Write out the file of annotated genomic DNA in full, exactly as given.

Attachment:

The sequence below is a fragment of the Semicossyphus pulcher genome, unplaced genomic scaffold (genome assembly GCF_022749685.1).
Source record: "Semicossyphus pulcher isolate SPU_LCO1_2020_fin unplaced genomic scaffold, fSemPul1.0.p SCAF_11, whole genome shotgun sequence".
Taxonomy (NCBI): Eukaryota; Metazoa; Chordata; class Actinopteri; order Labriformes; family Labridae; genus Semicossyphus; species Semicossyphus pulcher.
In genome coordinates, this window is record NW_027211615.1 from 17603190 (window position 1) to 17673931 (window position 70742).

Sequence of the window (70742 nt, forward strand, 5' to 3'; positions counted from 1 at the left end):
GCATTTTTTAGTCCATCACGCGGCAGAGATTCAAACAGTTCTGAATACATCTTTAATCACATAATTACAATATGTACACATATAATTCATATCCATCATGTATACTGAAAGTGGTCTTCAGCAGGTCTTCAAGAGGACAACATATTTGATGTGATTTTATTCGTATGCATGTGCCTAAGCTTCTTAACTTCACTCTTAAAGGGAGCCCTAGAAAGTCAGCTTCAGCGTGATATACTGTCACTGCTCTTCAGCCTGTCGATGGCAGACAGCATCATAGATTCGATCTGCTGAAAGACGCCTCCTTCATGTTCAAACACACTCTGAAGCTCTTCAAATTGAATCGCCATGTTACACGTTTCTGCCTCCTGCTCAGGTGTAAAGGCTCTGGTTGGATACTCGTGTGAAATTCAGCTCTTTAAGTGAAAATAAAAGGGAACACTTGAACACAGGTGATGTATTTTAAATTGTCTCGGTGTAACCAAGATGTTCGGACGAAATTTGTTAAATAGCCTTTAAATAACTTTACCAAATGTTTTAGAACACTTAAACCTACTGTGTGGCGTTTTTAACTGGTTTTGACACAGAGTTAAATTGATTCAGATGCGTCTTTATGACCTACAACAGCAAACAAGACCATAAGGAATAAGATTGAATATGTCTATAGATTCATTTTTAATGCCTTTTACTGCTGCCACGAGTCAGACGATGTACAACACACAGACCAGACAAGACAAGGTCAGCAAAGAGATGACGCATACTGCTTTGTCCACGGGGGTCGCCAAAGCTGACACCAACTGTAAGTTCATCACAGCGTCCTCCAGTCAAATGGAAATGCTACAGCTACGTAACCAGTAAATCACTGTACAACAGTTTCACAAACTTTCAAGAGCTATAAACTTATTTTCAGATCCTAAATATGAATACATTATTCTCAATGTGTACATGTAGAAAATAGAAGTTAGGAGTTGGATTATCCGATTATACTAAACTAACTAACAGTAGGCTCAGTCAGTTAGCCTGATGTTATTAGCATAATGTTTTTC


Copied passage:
The sequence below is a fragment of the Semicossyphus pulcher genome, unplaced genomic scaffold (genome assembly GCF_022749685.1).
Source record: "Semicossyphus pulcher isolate SPU_LCO1_2020_fin unplaced genomic scaffold, fSemPul1.0.p SCAF_11, whole genome shotgun sequence".
Taxonomy (NCBI): Eukaryota; Metazoa; Chordata; class Actinopteri; order Labriformes; family Labridae; genus Semicossyphus; species Semicossyphus pulcher.
In genome coordinates, this window is record NW_027211615.1 from 17603190 (window position 1) to 17673931 (window position 70742).

Sequence of the window (70742 nt, forward strand, 5' to 3'; positions counted from 1 at the left end):
GCATTTTTTAGTCCATCACGCGGCAGAGATTCAAACAGTTCTGAATACATCTTTAATCACATAATTACAATATGTACACATATAATTCATATCCATCATGTATACTGAAAGTGGTCTTCAGCAGGTCTTCAAGAGGACAACATATTTGATGTGATTTTATTCGTATGCATGTGCCTAAGCTTCTTAACTTCACTCTTAAAGGGAGCCCTAGAAAGTCAGCTTCAGCGTGATATACTGTCACTGCTCTTCAGCCTGTCGATGGCAGACAGCATCATAGATTCGATCTGCTGAAAGACGCCTCCTTCATGTTCAAACACACTCTGAAGCTCTTCAAATTGAATCGCCATGTTACACGTTTCTGCCTCCTGCTCAGGTGTAAAGGCTCTGGTTGGATACTCGTGTGAAATTCAGCTCTTTAAGTGAAAATAAAAGGGAACACTTGAACACAGGTGATGTATTTTAAATTGTCTCGGTGTAACCAAGATGTTCGGACGAAATTTGTTAAATAGCCTTTAAATAACTTTACCAAATGTTTTAGAACACTTAAACCTACTGTGTGGCGTTTTTAACTGGTTTTGACACAGAGTTAAATTGATTCAGATGCGTCTTTATGACCTACAACAGCAAACAAGACCATAAGGAATAAGATTGAATATGTCTATAGATTCATTTTTAATGCCTTTTACTGCTGCCACGAGTCAGACGATGTACAACACACAGACCAGACAAGACAAGGTCAGCAAAGAGATGACGCATACTGCTTTGTCCACGGGGGTCGCCAAAGCTGACACCAACTGTAAGTTCATCACAGCGTCCTCCAGTCAAATGGAAATGCTACAGCTACGTAACCAGTAAATCACTGTACAACAGTTTCACAAACTTTCAAGAGCTATAAACTTATTTTCAGATCCTAAATATGAATACATTATTCTCAATGTGTACATGTAGAAAATAGAAGTTAGGAGTTGGATTATCCGATTATACTAAACTAACTAACAGTAGGCTCAGTCAGTTAGCCTGATGTTATTAGCATAATGTTTTTC